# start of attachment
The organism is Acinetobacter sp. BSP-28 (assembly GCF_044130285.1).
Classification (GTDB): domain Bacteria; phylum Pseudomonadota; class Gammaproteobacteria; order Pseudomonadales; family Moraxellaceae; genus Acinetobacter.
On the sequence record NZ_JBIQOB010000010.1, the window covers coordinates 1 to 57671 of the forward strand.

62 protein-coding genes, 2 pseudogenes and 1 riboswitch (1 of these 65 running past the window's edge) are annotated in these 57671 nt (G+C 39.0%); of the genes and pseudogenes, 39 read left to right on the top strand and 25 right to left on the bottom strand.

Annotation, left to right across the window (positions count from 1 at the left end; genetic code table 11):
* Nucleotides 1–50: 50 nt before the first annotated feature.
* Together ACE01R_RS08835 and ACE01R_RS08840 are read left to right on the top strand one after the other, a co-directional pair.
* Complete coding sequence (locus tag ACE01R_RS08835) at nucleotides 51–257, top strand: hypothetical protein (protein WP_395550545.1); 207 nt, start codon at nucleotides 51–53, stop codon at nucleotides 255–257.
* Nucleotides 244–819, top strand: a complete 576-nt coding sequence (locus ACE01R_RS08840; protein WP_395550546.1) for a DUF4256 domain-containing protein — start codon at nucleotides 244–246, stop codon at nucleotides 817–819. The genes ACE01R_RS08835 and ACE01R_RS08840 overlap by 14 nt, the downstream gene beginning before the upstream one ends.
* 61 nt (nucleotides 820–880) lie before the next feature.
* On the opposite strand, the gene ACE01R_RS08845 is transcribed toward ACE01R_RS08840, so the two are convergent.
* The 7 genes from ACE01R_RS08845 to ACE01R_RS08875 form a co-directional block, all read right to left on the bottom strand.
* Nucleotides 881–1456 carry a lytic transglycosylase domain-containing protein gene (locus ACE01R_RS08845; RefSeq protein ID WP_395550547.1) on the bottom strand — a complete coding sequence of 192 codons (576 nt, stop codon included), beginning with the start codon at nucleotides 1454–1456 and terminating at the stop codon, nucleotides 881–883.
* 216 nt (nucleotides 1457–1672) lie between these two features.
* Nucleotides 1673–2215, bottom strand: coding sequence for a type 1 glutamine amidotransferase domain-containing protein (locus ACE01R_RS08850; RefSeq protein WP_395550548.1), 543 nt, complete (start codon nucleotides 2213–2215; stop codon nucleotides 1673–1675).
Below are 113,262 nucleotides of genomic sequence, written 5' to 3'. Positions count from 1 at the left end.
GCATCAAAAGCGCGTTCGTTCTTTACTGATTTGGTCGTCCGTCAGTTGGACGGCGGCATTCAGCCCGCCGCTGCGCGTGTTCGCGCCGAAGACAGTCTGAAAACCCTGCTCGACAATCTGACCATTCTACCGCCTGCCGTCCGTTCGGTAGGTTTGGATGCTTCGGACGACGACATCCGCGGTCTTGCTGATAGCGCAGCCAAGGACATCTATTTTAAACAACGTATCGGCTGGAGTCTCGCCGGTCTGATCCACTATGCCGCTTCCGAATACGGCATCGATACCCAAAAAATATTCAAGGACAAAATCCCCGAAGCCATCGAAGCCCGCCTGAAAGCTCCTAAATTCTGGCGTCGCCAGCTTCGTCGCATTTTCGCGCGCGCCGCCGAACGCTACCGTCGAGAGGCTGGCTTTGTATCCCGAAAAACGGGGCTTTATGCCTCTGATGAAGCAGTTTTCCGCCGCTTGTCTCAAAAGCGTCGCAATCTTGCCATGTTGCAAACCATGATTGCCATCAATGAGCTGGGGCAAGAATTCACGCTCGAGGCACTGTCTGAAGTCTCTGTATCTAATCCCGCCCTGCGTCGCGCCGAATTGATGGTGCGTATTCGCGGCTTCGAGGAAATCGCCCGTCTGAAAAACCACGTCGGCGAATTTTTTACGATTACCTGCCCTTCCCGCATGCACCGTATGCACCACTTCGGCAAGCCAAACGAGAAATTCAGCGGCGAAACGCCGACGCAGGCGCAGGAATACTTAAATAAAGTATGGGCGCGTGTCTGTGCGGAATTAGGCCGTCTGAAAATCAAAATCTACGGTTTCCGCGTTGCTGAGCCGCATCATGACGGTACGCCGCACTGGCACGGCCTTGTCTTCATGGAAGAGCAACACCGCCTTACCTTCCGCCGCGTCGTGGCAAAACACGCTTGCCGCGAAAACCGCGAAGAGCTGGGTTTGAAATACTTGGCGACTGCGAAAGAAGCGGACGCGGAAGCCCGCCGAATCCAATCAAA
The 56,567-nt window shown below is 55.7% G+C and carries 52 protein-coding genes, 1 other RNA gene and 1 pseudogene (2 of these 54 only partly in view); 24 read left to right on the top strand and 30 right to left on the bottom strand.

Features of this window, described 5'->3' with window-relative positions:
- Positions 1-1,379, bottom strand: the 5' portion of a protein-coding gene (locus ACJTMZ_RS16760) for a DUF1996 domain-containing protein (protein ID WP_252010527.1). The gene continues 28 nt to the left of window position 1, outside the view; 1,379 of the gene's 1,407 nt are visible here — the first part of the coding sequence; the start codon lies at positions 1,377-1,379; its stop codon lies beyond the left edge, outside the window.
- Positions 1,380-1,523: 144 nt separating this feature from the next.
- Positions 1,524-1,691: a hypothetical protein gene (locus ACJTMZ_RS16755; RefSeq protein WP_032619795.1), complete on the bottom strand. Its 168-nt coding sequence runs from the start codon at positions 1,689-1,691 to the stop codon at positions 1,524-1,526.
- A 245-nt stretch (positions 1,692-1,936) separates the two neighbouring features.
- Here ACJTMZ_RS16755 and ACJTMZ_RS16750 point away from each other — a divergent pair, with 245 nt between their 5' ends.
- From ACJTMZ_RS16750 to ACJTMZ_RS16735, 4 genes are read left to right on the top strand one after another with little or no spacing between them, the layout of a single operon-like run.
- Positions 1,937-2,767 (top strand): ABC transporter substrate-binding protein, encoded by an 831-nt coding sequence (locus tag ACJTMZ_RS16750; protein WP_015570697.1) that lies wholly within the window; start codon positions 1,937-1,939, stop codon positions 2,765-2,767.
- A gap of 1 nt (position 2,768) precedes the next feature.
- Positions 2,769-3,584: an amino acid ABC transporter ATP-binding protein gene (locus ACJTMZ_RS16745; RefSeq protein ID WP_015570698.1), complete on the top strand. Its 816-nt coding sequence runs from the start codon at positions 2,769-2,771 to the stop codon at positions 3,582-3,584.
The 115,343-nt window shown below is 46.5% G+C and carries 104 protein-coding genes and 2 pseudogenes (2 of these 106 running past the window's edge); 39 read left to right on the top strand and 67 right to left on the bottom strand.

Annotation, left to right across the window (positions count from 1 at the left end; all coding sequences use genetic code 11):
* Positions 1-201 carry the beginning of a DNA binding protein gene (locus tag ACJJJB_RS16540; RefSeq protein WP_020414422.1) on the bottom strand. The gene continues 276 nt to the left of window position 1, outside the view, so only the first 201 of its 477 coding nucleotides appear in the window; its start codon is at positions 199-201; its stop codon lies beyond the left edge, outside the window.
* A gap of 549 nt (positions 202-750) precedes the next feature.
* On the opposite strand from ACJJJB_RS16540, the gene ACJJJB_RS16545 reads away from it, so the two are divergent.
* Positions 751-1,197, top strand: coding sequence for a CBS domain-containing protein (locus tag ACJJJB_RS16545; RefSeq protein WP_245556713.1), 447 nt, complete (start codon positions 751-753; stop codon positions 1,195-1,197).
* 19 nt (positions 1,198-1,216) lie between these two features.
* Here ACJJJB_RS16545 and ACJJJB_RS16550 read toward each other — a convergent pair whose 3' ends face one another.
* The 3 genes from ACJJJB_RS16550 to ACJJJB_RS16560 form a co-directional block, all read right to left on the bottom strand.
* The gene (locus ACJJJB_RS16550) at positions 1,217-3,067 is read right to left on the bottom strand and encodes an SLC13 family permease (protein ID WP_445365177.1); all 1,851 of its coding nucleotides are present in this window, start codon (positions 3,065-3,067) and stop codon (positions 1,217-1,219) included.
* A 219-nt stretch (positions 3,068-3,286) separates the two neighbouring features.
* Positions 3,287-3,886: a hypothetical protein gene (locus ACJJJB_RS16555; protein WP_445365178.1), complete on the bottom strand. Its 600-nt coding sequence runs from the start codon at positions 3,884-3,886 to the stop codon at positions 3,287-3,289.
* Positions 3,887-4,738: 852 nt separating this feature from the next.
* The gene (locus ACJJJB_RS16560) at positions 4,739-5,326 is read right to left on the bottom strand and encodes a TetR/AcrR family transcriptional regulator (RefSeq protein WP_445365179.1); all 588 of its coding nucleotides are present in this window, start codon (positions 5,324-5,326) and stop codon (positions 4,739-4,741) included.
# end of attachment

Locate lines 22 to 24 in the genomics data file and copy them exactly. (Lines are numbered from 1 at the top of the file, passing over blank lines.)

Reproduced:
- Positions 1,524-1,691: a hypothetical protein gene (locus ACJTMZ_RS16755; RefSeq protein WP_032619795.1), complete on the bottom strand. Its 168-nt coding sequence runs from the start codon at positions 1,689-1,691 to the stop codon at positions 1,524-1,526.
- A 245-nt stretch (positions 1,692-1,936) separates the two neighbouring features.
- Here ACJTMZ_RS16755 and ACJTMZ_RS16750 point away from each other — a divergent pair, with 245 nt between their 5' ends.